This book is an ethnographic study of a psy-
chiatric program in North America that spe-
cializes in the treatment of anorexia nervosa
(or anorexia) among adolescent girls. An-
orexia is a phenomenon of self-starvation,
often coupled with rigorous exercise, occur-
ring primarily among girls and young
women. It is notoriously di≈cult to cure.
This di≈culty is ordinarily attributed to pa-
tients’ ‘‘pathology’’ and tenacity, but in this
study, I shift the focus of concern to prob-
lems with therapeutic practices. In address-
ing the question of why treatments for an-
orexia are so fraught with conflict and
struggle, I argue that mainstream therapies
participate unwittingly in historically spe-
cific, dominant cultural discourses of gen-
der, individualism, physical fitness, and
family life that help constitute anorexia’s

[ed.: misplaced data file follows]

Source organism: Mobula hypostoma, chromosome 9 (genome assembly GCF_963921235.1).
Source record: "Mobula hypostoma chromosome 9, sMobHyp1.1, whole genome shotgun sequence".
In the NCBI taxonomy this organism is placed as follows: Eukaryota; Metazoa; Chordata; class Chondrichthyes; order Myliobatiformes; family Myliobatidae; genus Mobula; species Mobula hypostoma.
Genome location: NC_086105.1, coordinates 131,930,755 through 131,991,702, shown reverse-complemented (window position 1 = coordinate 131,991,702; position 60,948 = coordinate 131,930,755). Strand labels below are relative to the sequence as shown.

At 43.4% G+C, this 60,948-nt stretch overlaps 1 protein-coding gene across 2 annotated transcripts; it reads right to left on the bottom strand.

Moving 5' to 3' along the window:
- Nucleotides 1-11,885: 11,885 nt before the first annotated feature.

conditions of possibility.
The site for this study is a small inpatient
unit called Walsh (a pseudonym, as are all
names used for participants in the treatment
program), located in a major teaching and
research hospital in the western part of the
United States. I spent time in the outpatient
clinic associated with the unit as well, but
the inpatient unit is the site for the fullest
elaboration of treatment protocols and is the
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